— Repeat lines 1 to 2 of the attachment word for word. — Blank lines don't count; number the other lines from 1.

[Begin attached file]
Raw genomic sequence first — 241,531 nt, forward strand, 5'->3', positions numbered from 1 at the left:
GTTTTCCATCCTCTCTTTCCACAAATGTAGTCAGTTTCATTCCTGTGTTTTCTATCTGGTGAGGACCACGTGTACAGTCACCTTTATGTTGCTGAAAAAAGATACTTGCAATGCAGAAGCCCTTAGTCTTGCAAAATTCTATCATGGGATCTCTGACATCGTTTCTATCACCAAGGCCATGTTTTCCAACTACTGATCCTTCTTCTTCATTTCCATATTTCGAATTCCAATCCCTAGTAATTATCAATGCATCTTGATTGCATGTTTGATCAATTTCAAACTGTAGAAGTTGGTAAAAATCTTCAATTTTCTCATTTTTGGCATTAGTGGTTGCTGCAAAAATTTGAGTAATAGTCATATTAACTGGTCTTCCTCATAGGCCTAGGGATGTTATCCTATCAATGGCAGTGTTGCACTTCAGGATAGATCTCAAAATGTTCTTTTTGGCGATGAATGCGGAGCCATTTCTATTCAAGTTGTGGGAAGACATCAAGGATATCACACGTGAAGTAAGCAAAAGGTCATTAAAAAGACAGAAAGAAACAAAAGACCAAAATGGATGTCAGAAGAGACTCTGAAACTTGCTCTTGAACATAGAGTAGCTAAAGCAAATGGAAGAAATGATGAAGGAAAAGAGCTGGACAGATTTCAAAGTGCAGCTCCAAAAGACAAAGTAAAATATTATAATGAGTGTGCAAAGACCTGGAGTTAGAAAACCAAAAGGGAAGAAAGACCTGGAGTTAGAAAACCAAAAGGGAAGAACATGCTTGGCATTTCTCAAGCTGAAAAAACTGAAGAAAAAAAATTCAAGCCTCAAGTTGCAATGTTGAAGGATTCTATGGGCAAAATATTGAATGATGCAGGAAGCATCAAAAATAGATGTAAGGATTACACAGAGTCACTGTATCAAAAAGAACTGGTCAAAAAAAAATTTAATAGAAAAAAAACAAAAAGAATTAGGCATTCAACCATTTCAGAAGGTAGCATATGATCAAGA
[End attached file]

Raw genomic sequence first — 241,531 nt, forward strand, 5'->3', positions numbered from 1 at the left:
GTTTTCCATCCTCTCTTTCCACAAATGTAGTCAGTTTCATTCCTGTGTTTTCTATCTGGTGAGGACCACGTGTACAGTCACCTTTATGTTGCTGAAAAAAGATACTTGCAATGCAGAAGCCCTTAGTCTTGCAAAATTCTATCATGGGATCTCTGACATCGTTTCTATCACCAAGGCCATGTTTTCCAACTACTGATCCTTCTTCTTCATTTCCATATTTCGAATTCCAATCCCTAGTAATTATCAATGCATCTTGATTGCATGTTTGATCAATTTCAAACTGTAGAAGTTGGTAAAAATCTTCAATTTTCTCATTTTTGGCATTAGTGGTTGCTGCAAAAATTTGAGTAATAGTCATATTAACTGGTCTTCCTCATAGGCCTAGGGATGTTATCCTATCAATGGCAGTGTTGCACTTCAGGATAGATCTCAAAATGTTCTTTTTGGCGATGAATGCGGAGCCATTTCTATTCAAGTTGTGGGAAGACATCAAGGATATCACACGTGAAGTAAGCAAAAGGTCATTAAAAAGACAGAAAGAAACAAAAGACCAAAATGGATGTCAGAAGAGACTCTGAAACTTGCTCTTGAACATAGAGTAGCTAAAGCAAATGGAAGAAATGATGAAGGAAAAGAGCTGGACAGATTTCAAAGTGCAGCTCCAAAAGACAAAGTAAAATATTATAATGAGTGTGCAAAGACCTGGAGTTAGAAAACCAAAAGGGAAGAAAGACCTGGAGTTAGAAAACCAAAAGGGAAGAACATGCTTGGCATTTCTCAAGCTGAAAAAACTGAAGAAAAAAAATTCAAGCCTCAAGTTGCAATGTTGAAGGATTCTATGGGCAAAATATTGAATGATGCAGGAAGCATCAAAAATAGATGTAAGGATTACACAGAGTCACTGTATCAAAAAGAACTGGTCAAAAAAAAATTTAATAGAAAAAAAACAAAAAGAATTAGGCATTCAACCATTTCAGAAGGTAGCATATGATCAAGA